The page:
Tuesday, 3 October 2006
|0700 - "Gay rights" meme|
jmthane posted a "gay rights" meme to her journal. Then, bronxelf_ag001 andfoolscap001 posted their takes on it.
Here it is:
"Why is it that, as a culture, we are more comfortable seeing two men holding guns than holding hands?" - Ernest Gaines
We would like to know who really believes in gay rights on LiveJournal. There is no bribe of a miracle or anything like that. If you truly believe in gay rights, then repost this and title the post as "Gay Rights". If you don't believe in gay rights, then just ignore this. Thanks.
I believe that people's rights do not depend on things about that person that they did not choose and cannot change. That means that a gay man should be able to marry his partner, just as a straight man can. That means that a person's sexual orientation should not enter into any other decisions that others make about them (aside from an invitation to join them for sex).
Like foolscap001, I object to the "post this or you're a bigot" tone of the meme. I also object to the idea that we should not be comfortable seeing two men holding guns, as well. This is another example of the left-wing idea that it's okkay to hate gun owners. It's also implying that gay men should not own guns, in particular; the Pink Pistols would disagree with that idea. Thus, like foolscap001, I am not posting it as originally intended.
current mood: irritated
Not to mention "who's we, white man?"
Who is this mysterious "we" who wants to know? It's ridiculous. I didn't like the tone of it either, but I really have gotten to a point where most memes that are viral in nature annoy me.
I don't care if people want to hold hands or carry guns, or do both at the same time. I just care that everyone has equal access to both.
I agree about the mysterious "we", as well; I forgot to mention that.
I object to the "post this or you're a bigot" tone of the meme.
Glad it's not just me who found that annoying.
I care about gay rights, but I'm interested in supporting them by clogging up my flist with copypasta.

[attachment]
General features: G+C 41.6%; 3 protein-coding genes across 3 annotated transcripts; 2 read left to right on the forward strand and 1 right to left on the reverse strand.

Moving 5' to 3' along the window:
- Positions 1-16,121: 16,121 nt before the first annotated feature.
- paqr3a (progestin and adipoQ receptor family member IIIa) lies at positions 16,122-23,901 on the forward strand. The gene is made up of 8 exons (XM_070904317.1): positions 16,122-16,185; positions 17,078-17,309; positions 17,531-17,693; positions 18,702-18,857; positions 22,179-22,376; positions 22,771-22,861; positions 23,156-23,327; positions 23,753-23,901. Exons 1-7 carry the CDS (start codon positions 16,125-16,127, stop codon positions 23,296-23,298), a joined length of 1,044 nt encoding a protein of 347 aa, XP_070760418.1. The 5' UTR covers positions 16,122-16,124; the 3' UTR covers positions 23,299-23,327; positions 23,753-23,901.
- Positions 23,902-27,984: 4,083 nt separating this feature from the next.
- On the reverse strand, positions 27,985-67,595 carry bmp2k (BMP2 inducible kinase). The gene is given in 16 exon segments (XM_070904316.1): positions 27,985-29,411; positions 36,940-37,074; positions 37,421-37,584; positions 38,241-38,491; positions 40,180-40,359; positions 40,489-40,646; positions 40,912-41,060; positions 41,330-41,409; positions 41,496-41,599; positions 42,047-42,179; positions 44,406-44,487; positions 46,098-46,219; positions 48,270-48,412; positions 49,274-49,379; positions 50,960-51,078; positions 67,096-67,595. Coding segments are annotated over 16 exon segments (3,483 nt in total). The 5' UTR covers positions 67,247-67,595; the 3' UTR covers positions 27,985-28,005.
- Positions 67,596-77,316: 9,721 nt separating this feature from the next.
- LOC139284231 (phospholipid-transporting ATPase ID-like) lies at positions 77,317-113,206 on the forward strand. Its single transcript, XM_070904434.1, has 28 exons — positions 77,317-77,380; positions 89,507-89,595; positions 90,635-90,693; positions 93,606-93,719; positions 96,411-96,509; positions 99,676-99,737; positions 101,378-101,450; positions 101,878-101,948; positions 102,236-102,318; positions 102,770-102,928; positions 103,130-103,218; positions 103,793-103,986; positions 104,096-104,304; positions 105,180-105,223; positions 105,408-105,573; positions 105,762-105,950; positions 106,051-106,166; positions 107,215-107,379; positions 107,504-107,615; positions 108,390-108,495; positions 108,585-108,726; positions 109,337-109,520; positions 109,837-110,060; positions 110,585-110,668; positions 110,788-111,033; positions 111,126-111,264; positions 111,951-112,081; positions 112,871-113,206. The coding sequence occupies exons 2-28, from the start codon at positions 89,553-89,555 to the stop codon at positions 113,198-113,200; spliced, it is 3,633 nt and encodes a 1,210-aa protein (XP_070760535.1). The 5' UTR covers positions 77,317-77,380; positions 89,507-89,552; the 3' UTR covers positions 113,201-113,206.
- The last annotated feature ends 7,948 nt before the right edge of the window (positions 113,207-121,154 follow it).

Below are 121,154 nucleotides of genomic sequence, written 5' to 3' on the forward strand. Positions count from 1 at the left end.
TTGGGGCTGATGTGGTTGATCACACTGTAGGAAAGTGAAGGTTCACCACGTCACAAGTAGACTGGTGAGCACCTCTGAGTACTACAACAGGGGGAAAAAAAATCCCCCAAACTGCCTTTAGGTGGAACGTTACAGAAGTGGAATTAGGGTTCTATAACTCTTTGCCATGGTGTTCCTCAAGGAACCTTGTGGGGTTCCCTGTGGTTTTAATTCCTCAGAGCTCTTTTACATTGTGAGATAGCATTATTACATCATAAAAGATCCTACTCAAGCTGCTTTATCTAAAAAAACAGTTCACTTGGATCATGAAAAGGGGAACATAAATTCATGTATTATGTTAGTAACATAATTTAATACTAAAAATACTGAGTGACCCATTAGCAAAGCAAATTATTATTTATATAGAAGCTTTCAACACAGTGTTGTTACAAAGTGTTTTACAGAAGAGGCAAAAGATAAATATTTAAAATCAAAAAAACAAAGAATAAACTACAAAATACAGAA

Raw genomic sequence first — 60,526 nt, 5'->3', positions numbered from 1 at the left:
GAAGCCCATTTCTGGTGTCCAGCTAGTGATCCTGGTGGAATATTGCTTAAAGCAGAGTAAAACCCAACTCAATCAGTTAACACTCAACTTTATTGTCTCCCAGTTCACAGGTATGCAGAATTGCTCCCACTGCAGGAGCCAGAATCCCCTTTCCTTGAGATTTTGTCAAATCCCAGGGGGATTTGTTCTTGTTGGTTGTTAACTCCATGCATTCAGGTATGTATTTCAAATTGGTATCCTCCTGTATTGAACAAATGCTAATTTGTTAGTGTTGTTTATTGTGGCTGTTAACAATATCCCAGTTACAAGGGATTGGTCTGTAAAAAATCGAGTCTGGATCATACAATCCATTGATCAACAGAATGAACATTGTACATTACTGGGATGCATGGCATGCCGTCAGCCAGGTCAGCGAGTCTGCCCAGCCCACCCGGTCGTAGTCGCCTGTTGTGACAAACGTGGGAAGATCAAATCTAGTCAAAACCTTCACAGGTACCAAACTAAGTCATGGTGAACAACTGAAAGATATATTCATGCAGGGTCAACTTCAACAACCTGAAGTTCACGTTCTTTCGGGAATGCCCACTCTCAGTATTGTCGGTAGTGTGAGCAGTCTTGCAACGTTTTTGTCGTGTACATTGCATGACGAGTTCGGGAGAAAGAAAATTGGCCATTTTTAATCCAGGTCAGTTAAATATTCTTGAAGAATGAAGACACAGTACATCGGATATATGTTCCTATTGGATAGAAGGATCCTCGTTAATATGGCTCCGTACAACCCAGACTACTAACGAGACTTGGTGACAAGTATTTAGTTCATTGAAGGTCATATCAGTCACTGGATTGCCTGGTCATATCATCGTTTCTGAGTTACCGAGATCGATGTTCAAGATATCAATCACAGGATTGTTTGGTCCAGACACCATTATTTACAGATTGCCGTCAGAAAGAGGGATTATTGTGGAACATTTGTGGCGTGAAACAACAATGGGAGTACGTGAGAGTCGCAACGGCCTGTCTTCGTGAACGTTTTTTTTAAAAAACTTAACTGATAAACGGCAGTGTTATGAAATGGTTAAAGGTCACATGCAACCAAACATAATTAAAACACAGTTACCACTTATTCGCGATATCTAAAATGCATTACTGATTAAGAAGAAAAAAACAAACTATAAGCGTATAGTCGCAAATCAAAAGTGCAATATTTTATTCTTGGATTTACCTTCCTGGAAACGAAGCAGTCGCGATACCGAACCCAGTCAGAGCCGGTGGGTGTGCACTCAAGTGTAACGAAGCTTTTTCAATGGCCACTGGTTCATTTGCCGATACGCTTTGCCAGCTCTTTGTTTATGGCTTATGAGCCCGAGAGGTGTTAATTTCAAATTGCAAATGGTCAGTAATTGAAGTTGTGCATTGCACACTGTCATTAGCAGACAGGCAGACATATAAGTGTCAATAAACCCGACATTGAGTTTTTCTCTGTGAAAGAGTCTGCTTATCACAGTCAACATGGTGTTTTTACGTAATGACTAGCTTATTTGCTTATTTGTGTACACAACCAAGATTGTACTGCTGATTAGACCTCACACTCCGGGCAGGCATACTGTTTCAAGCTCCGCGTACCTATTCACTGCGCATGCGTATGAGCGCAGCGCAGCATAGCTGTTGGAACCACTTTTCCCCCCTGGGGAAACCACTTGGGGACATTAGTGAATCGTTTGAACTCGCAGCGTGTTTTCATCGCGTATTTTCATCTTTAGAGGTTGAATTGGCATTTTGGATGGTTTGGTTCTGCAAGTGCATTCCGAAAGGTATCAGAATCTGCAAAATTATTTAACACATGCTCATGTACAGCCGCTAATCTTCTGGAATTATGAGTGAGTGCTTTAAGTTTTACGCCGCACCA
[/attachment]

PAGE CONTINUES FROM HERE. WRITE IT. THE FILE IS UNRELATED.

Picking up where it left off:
I prefer more sensible and direct measures, like treating gay people as regular folk, like any sensible person ought to.
Here's my take on the gay rights movement - and FWIW, I'm an out lesbian: The phrase "gay rights" is a double-edged sword. Do I believe that I possess the same dignity and worth, as well as deserve the same respect, as straight folks. Yes, I do. Also, I believe that my sexual orientation should not be a barrier in the pursuit of healthcare, marriage, employment, credit, or parental rights.
Now, that being said: One, my sexual orientation is a facet of my personality, not my entire existance. Also, there are some groups/organizations that will never be inclusive of GLBT folks. As unenlightened as it will make me sound, that's the way it is. I'd rather spend my time, energy, and dollars supporting something that will come of some good (i.e. instead of pestering the Boy Scouts about their policies on gay men - donate some money to the local GLBT youth alliance).
my sexual orientation is a facet of my personality, not my entire existance
Indeed. This is one thing that bothers me about the politics of identity: it denies that people are more than that one thing. To define oneself as only a gay man (or lesbian, or whatever) is to deny everything else they are. That strikes me as quite shallow.
Personally, I don't think that attitudes will change until the people do. I am encouraged that there is a distinct trend towards acceptance of sexual minorities in younger Americans; this means that our society will move in the right direction, perhaps not in my lifetime, but eventually. I also believe that this will result, in the end, in greater acceptance and fewer tensions than the forced change that accompanied the outlawing of racial discrimination. People resist being forcibly changed far more than they resist change in general.
To define oneself as only a gay man (or lesbian, or whatever) is to deny everything else they are.
There are times when this distinction is useful, such as when discussing personal issues with a healthcare provider, informing a man that I am eminently unavailable in the romantic sense, or (as in my above comment)giving some background as to what my life experiences are in a very succinct manner. I am more likely to come out to someone in a softer way - instead of saying "Hey, guess what? I'm a lesbian!" I am much more apt to discuss my life partner in the usual way and not being guarded when using feminine pronouns.
When it comes to the generational differences, I'm in agreement. It is very hard to convince folks who are set in their ways to change - I tried for many years to get my extended family to show a little more tolerance, a frustrating venture at best. The other thing I have learned is that the best way one can lead is by example - which also forced me to face some of the prejudices I have held (and that unfortunately still show up from time to time - I'm not perfect).
I'm going to spare you and your gentle readers my rant about the "circling of the wagons" that seems to be so prevalent in the GLBT realm. :)